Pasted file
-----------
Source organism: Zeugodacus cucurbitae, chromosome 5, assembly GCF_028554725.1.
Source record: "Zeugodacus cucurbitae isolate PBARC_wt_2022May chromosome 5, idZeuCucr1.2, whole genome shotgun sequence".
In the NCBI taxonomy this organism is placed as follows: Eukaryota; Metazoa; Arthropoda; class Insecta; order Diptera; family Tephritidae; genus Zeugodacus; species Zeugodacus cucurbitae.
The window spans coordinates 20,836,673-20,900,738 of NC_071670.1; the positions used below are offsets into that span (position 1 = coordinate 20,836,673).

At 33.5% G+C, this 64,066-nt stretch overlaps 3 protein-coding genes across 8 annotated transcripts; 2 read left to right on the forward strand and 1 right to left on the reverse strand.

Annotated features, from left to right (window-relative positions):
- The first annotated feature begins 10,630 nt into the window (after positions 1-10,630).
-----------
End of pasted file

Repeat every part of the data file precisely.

Source organism: Zeugodacus cucurbitae, chromosome 5, assembly GCF_028554725.1.
Source record: "Zeugodacus cucurbitae isolate PBARC_wt_2022May chromosome 5, idZeuCucr1.2, whole genome shotgun sequence".
In the NCBI taxonomy this organism is placed as follows: Eukaryota; Metazoa; Arthropoda; class Insecta; order Diptera; family Tephritidae; genus Zeugodacus; species Zeugodacus cucurbitae.
The window spans coordinates 20,836,673-20,900,738 of NC_071670.1; the positions used below are offsets into that span (position 1 = coordinate 20,836,673).

At 33.5% G+C, this 64,066-nt stretch overlaps 3 protein-coding genes across 8 annotated transcripts; 2 read left to right on the forward strand and 1 right to left on the reverse strand.

Annotated features, from left to right (window-relative positions):
- The first annotated feature begins 10,630 nt into the window (after positions 1-10,630).